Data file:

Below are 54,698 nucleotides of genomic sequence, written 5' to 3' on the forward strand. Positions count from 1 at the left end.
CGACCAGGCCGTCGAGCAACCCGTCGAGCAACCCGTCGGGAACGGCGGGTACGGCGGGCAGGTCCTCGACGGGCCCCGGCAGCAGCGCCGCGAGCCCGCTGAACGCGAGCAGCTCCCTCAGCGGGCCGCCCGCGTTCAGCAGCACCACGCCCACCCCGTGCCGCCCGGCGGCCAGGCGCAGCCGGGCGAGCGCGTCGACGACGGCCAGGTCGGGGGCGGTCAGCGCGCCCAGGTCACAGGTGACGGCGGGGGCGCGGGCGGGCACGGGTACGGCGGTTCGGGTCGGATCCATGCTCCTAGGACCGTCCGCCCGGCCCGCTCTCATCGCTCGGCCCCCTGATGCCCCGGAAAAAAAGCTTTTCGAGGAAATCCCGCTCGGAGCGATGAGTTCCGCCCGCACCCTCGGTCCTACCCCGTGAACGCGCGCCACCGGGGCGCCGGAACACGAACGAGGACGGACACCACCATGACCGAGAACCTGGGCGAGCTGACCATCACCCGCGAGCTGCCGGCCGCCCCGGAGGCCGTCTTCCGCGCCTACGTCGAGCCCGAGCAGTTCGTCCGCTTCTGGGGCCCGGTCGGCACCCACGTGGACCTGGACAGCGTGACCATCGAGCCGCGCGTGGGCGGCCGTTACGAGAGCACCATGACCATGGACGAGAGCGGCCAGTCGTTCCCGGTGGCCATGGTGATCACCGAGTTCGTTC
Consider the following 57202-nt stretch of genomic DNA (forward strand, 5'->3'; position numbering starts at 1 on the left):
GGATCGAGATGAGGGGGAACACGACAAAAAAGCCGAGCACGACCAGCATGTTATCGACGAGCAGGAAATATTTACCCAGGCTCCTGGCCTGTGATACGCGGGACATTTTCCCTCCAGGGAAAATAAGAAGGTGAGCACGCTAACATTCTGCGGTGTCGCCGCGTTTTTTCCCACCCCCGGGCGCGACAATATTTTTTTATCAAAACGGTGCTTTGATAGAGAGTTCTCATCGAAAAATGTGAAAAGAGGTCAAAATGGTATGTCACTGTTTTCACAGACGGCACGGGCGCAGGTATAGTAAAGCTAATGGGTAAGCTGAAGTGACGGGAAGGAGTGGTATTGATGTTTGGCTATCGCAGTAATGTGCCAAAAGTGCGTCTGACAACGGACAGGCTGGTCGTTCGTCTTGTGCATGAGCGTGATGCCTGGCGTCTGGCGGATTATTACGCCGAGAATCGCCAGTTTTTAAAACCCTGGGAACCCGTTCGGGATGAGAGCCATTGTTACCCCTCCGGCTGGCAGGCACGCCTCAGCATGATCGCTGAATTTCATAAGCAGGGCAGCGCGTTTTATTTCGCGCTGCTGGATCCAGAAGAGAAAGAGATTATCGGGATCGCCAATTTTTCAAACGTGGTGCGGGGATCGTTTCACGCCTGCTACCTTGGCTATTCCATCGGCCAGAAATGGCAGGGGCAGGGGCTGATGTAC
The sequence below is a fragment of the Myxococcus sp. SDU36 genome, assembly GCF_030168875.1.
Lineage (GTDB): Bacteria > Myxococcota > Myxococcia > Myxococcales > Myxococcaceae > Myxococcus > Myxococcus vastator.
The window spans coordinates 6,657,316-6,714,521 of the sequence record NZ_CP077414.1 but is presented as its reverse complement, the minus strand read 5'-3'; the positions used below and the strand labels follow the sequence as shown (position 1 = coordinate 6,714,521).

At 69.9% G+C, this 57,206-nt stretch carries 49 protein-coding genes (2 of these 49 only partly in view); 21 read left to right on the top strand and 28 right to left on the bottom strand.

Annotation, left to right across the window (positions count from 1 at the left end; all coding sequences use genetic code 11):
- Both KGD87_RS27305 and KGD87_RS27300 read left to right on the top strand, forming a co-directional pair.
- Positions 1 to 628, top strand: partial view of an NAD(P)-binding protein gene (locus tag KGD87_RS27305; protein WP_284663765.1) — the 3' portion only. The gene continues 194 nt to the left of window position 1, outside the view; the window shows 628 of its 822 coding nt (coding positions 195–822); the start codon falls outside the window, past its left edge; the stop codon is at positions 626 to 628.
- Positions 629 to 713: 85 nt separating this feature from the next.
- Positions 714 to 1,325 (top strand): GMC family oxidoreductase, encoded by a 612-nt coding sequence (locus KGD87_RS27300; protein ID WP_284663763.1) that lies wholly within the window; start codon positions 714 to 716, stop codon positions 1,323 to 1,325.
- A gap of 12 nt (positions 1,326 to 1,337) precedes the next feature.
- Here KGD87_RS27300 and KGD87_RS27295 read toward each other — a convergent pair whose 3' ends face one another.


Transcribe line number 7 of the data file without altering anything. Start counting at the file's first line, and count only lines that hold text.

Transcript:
The window spans coordinates 6,657,316-6,714,521 of the sequence record NZ_CP077414.1 but is presented as its reverse complement, the minus strand read 5'-3'; the positions used below and the strand labels follow the sequence as shown (position 1 = coordinate 6,714,521).